Alcohol and Drug Abuse
Drug or alcohol abuse is the term used to refer to a state of habitual, improper use of either substance. People often abuse drugs or alcohol and become dependent upon them because they stimulate pleasure in the brain and produce euphoria. This state can be so appealing that the brain wants to experience it more and more, resulting in a dependency on the substance that creates the sensation.
The reason as to why a person experiments with drugs or alcohol in the first place is complicated. Sometimes, a person tries them out of curiosity or for the thrill of the experience. Other people do it as a result of peer pressure or to give off a certain image. Many people use drugs as an escape from problems in their lives.
Signs that a person may have a drug or alcohol abuse problem are fairly obvious. However, it can be difficult for others to spot the symptoms, since the victim sometimes withdraws from others or chooses only to be around other users.
Cravings are a major initial sign of drug dependence. Those who depend on a drug have a strong and overwhelming desire to use the drug at specific times. Oftentimes, the drug becomes a part of their daily ritual, and they take the drug before, during, or after eating or upon waking up in the morning. Any disturbance in this ritual or questioning of it causes the abuser annoyance or anger.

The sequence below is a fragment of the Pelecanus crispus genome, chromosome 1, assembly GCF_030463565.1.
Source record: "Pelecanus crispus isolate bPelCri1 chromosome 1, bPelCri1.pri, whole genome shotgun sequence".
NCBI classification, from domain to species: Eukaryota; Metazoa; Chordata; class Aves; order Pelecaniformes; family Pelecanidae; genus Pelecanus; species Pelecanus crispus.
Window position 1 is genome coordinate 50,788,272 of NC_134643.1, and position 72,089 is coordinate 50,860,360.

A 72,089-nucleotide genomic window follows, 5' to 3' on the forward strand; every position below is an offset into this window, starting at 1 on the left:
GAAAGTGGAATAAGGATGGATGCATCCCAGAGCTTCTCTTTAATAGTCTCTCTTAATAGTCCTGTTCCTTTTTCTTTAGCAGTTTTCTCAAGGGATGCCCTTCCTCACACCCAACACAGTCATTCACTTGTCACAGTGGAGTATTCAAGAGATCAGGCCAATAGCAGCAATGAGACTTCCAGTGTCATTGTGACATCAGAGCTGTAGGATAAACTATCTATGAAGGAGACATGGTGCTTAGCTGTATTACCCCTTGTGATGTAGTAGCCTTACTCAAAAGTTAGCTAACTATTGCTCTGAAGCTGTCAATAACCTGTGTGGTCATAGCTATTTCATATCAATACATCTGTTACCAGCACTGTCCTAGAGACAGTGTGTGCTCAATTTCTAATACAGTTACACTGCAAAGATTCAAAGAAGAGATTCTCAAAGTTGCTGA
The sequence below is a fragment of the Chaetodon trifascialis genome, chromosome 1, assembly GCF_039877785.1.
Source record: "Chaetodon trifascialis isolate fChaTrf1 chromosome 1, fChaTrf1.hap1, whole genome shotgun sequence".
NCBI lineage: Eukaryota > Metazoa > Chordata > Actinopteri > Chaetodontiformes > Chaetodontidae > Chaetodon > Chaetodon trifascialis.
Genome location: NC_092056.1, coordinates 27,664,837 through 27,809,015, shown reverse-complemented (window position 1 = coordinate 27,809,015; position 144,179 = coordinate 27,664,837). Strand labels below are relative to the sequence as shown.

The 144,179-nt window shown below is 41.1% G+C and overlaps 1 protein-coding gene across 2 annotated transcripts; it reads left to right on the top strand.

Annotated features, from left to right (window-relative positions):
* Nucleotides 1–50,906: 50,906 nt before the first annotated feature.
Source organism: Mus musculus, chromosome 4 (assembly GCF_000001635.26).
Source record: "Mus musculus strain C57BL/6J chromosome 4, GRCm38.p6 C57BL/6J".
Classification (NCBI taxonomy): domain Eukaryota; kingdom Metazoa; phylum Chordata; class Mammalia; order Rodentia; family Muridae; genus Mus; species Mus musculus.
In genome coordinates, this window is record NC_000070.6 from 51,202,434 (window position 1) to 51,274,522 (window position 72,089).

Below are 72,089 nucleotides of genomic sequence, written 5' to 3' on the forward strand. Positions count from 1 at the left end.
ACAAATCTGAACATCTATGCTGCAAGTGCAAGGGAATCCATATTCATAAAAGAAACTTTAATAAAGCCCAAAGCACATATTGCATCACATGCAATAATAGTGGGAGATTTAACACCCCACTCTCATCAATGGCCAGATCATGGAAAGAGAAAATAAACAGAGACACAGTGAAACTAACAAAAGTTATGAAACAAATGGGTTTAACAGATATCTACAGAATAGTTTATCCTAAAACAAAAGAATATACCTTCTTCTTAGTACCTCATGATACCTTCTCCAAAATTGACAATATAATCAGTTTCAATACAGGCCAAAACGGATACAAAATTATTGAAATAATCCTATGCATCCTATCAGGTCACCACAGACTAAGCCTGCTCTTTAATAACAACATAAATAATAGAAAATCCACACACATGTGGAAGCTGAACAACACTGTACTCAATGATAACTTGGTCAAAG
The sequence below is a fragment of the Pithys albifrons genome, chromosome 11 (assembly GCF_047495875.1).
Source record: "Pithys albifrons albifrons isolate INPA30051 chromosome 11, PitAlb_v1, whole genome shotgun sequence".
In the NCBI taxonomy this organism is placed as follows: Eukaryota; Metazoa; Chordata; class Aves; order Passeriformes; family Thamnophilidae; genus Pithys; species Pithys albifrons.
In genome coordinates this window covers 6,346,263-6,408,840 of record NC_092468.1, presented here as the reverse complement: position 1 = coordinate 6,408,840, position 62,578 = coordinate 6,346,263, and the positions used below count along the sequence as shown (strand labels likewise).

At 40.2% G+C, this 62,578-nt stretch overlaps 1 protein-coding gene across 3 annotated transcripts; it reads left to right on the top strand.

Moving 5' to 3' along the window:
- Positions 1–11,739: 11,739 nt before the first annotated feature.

Alcohol and drug abuse result in a loss of motivation and a lack of interest in activities that were at one time pleasurable. Using excessive amounts of either substance can cause “blackouts,” which means the person will not remember conversations or events that took place while under the influence. Furthermore, a person is more likely to engage in risky behaviors while intoxicated, such as driving under the influence, sharing needles, or having unsafe sex.
Underage drinking is very prevalent on college campuses. It is difficult to know exactly how much alcohol students consume and the results of the consumption because it is primarily done behind closed doors. A common practice among college students is what is called “pre-gaming” or “pre-partying.” These terms refer to the consumption of alcohol before going out, usually in large amounts and very quickly.
If a person decides to drive while under the influence of drugs or alcohol, he or she faces legal consequences, such as losing his or her driver’s license. This has shown to be the most effective way of reducing drunk driving.
Intoxicated drivers also face jail sentences, confiscation of license plates, and vehicle impoundment or immobilization. Repeat offenders sometimes have an interlock device installed in their vehicles, which measures the driver’s BAC and prevents him or her from starting the vehicle while intoxicated.